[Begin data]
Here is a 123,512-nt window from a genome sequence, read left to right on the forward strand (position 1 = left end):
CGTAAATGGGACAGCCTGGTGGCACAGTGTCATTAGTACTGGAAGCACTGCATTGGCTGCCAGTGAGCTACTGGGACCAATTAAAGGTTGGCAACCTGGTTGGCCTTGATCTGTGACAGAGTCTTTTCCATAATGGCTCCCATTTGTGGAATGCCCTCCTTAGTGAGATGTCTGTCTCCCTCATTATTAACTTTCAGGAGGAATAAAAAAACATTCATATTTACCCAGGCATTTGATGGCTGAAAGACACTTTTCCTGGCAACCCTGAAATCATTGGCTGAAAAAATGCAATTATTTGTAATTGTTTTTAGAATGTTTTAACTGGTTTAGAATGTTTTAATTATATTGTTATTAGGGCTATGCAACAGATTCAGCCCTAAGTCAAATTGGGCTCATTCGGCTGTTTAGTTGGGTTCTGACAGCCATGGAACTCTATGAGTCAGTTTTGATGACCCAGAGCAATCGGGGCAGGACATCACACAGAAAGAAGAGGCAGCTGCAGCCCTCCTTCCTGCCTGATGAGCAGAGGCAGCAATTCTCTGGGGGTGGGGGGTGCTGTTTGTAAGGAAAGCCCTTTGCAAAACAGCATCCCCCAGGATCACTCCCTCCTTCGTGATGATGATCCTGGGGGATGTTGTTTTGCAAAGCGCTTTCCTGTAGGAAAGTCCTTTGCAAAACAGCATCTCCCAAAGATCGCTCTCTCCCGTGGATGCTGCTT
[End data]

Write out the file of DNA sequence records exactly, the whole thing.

Here is a 123,512-nt window from a genome sequence, read left to right on the forward strand (position 1 = left end):
CGTAAATGGGACAGCCTGGTGGCACAGTGTCATTAGTACTGGAAGCACTGCATTGGCTGCCAGTGAGCTACTGGGACCAATTAAAGGTTGGCAACCTGGTTGGCCTTGATCTGTGACAGAGTCTTTTCCATAATGGCTCCCATTTGTGGAATGCCCTCCTTAGTGAGATGTCTGTCTCCCTCATTATTAACTTTCAGGAGGAATAAAAAAACATTCATATTTACCCAGGCATTTGATGGCTGAAAGACACTTTTCCTGGCAACCCTGAAATCATTGGCTGAAAAAATGCAATTATTTGTAATTGTTTTTAGAATGTTTTAACTGGTTTAGAATGTTTTAATTATATTGTTATTAGGGCTATGCAACAGATTCAGCCCTAAGTCAAATTGGGCTCATTCGGCTGTTTAGTTGGGTTCTGACAGCCATGGAACTCTATGAGTCAGTTTTGATGACCCAGAGCAATCGGGGCAGGACATCACACAGAAAGAAGAGGCAGCTGCAGCCCTCCTTCCTGCCTGATGAGCAGAGGCAGCAATTCTCTGGGGGTGGGGGGTGCTGTTTGTAAGGAAAGCCCTTTGCAAAACAGCATCCCCCAGGATCACTCCCTCCTTCGTGATGATGATCCTGGGGGATGTTGTTTTGCAAAGCGCTTTCCTGTAGGAAAGTCCTTTGCAAAACAGCATCTCCCAAAGATCGCTCTCTCCCGTGGATGCTGCTT